Hell in a Small Place: The Saudi-U.S. War in Yemen

 

Photo Credit: Hugh Macleod / IRIN

The travel warning for Yemen the U.S. State Department issued in April 2015 describes a “high security threat level . . . due to terrorist activities and civil unrest.”

Citing continuing activity by organizations like Al Qaeda in the Arabian Peninsula (AQAP), the warning specifies that the “U.S. government remains extremely concerned about possible attacks on U.S. citizens.” This is no doubt a valid concern, especially in light of the ongoing United States drone campaign in Yemen and the fact that, as The Washington Post puts it, “the U.S. keeps killing Americans in drone strikes, mostly by accident.” Non-Americans perish at a much higher rate.

If we want to talk about “terrorist activities,” it’s hardly a stretch to point out that the United States is directly and indirectly responsible for terrorizing broad swathes of the Yemeni population. Since the inauguration of its covert action program in Yemen in 2002, the United States has killed up to 1,580 people and wounded hundreds more, according to the London-based Bureau of Investigative Journalism. The casualties are often collateral damage, not intended targets. Death and injury randomly visited upon unsuspecting victims naturally boosts the sense of terror among Yemenis who, by mere circumstance of their geographic location, are eligible for just such a fate.

Other casualty statistics cast doubt on U.S. claims that it is effectively combating terror. According to a report on Yemen (document link) by the United Nations High Commissioner for Human Rights, “as many as 40 civilians” were killed by drones from July 1, 2014 to June 30, 2015. The civilian casualties of AQAP-claimed attacks were reported to be “at least 24,” all of them occurring after the March commencement of the Saudi Arabia-led coalition’s aerial bombardment of the country—a lethal intervention into Yemen’s civil war by a coalition that also includes Jordan, Egypt, Morocco, Sudan, and the Arab states on the Persian Gulf.

The United States, too, is contributing to the coalition’s military rampage against Yemen’s Houthi rebels, cast as diabolical foot soldiers of Iran. In August, the Los Angeles Times noted that the Obama administration was “providing intelligence, munitions and midair refueling to coalition aircraft,” while U.S. warships were “help[ing] enforce” a Saudi maritime blockade that is pushing this already food-insecure nation into famine.

Since March, nearly 6,000 people have been killed in hostilities, with the bulk of the civilian casualty count attributed to Saudi-led bombings. The Saudi-led campaign has turned to the American playbook, with tragic consequences. Consider, for example, the September 29 USA Today headline, “Medics: 131 killed in airstrikes on Yemen wedding party.” While the coalition was to blame in this case, wedding-party strikes have been a post-9/11 hallmark of the U.S. military, whose drones have hit matrimonial gatherings in Afghanistan and in Yemen.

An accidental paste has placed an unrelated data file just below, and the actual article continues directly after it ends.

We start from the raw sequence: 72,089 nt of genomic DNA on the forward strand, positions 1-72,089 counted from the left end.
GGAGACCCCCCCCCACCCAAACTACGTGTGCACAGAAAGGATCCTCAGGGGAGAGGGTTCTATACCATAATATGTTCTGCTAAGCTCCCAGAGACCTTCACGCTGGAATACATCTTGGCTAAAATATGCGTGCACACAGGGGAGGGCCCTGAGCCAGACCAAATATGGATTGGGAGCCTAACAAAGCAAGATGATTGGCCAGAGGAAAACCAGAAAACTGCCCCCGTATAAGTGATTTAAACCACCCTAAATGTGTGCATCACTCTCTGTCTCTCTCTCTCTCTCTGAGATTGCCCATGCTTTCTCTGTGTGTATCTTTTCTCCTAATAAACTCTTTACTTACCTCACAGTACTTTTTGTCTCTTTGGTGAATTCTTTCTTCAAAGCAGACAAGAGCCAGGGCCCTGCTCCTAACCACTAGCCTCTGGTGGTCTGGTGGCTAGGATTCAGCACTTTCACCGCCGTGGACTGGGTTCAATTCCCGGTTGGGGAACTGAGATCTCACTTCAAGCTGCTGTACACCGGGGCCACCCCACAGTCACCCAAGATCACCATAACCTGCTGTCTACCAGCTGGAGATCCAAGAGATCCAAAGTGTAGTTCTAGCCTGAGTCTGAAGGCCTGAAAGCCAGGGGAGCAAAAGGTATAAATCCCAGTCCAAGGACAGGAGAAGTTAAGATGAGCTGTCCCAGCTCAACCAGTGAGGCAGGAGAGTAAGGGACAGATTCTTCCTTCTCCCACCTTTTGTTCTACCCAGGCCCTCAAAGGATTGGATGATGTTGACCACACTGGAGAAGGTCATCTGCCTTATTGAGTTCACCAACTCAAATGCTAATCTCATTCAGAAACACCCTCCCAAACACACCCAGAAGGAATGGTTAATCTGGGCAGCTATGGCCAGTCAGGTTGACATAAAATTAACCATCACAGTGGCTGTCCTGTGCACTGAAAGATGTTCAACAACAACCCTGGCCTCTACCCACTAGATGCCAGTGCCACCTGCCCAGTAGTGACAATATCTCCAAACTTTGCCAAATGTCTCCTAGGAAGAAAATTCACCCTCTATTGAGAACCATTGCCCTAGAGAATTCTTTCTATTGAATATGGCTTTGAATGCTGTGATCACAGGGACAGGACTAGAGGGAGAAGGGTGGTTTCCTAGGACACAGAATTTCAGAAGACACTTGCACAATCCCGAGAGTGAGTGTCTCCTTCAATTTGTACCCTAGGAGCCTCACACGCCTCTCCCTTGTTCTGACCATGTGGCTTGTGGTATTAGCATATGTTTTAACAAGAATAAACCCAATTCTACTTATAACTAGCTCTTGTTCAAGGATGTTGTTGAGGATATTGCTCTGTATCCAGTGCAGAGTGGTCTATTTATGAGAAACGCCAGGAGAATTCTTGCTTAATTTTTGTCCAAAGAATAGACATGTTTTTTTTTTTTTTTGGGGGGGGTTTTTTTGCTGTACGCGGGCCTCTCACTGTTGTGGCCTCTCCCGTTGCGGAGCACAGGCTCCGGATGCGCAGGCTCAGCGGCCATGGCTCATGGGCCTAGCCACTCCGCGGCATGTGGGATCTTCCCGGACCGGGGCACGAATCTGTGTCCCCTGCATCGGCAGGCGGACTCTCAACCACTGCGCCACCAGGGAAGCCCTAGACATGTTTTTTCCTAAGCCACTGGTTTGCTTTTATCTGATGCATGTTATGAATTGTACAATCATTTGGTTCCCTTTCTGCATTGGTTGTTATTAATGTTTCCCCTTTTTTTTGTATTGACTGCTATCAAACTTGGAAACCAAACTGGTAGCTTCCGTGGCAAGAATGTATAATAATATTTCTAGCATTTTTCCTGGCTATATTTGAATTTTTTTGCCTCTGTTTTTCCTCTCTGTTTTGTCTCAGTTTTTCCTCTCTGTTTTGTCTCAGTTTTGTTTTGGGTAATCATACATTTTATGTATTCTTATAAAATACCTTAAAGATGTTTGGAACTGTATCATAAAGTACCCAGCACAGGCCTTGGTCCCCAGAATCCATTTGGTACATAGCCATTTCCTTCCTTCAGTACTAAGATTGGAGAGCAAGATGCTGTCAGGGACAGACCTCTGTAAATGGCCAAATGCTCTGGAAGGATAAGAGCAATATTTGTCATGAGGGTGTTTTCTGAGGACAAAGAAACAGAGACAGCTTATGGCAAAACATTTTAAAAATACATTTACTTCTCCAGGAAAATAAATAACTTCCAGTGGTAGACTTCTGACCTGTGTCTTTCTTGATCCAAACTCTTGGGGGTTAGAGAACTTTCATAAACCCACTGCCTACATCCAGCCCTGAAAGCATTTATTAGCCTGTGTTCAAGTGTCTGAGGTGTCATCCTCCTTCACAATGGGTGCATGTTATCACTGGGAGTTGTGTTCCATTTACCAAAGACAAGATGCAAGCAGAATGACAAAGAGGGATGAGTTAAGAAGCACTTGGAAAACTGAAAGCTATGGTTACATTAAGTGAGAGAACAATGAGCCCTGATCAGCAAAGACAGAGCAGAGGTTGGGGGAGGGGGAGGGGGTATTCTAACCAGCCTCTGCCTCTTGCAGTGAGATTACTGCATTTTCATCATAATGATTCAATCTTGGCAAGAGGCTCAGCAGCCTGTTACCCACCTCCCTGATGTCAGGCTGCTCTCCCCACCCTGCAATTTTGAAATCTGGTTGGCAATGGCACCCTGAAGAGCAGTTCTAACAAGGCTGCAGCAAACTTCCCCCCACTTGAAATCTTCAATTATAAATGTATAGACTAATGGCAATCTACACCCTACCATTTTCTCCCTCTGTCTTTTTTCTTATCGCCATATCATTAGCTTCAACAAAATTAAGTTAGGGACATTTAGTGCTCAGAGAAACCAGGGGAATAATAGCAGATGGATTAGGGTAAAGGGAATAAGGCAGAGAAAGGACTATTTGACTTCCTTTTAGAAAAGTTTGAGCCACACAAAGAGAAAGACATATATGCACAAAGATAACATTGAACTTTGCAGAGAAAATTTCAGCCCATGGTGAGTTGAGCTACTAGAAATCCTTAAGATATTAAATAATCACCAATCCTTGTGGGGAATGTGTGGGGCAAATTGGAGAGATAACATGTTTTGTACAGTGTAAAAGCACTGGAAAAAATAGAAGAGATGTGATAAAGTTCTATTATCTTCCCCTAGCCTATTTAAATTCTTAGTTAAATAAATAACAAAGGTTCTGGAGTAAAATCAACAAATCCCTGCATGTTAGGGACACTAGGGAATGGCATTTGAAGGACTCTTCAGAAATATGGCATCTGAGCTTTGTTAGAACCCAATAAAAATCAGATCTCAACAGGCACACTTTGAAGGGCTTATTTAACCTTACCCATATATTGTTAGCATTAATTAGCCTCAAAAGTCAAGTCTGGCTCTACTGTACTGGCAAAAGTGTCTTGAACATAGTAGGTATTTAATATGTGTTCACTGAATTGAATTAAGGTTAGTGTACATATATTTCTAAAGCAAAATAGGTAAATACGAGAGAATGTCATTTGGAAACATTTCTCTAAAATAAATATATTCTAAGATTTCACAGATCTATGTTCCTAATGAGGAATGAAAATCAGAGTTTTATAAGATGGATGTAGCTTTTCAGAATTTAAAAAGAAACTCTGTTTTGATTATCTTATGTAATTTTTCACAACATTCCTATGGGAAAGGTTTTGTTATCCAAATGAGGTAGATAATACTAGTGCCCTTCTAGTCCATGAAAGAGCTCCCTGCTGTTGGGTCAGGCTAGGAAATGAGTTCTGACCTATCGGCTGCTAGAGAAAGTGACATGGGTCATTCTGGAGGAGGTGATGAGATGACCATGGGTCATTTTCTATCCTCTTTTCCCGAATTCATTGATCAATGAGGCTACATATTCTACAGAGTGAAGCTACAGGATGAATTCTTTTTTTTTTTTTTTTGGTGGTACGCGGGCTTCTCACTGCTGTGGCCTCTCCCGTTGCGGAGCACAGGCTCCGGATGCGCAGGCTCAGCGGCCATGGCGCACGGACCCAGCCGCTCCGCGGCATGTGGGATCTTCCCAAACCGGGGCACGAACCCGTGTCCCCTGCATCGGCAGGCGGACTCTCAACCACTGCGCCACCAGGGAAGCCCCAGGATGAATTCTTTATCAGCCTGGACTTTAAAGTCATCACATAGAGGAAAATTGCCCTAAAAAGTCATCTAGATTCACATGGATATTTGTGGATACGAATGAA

Saudi Arabia denied involvement in the party-crashing episode—a flimsy defense given the total absence of other suspects. A little more than a week after the 131 were killed, the scene was repeated on a smaller scale, meriting the New York Times report: “Yemen Airstrike Said to Kill 23 at a Wedding.”

According to witnesses interviewed by the Times, three brothers had been set to marry in a joint ceremony; at least one of the brothers was dead. The paper also took the opportunity to reiterate its conservative death tally from the previous coalition wedding strike: “at least 70 people,” which somehow became “dozens” in the headline. An earlier article briefly addressed U.S. responsibility: “The Obama administration, which has supported the Saudi war effort by providing intelligence and logistical support, has avoided any direct public rebuke of the Saudis, while calling on coalition planners to investigate reports of civilian casualties.”

Compared to other bellicose projects in which the United States is intimately and openly involved, the war on Yemen has received little attention in the mainstream U.S. media. This is due to a variety of reasons, including difficulty for journalists to gain access to the country. But more important, there is the unspoken duty of the mainstream media to do the bidding of the U.S. government—while allowing enough space for (structurally unthreatening) criticism to maintain a façade of objectivity.

In the case of Yemen, the relative silence keeps the U.S. populace from giving too much thought to why we’re participating in the slaughter of wedding guests and other humans in a country where we’re supposedly not at war. And the longer Yemen can be made to suffer, the better it is for the American arms industry, a major beneficiary of Saudi oil money.

Call it a marriage of convenience, with global ramifications. Unfortunately for Yemen and other nations in the region, this marriage is likely to last.

Belén Fernández is the author of The Imperial Messenger: Thomas Friedman at Work (Verso). She is a contributing editor at Jacobin magazine.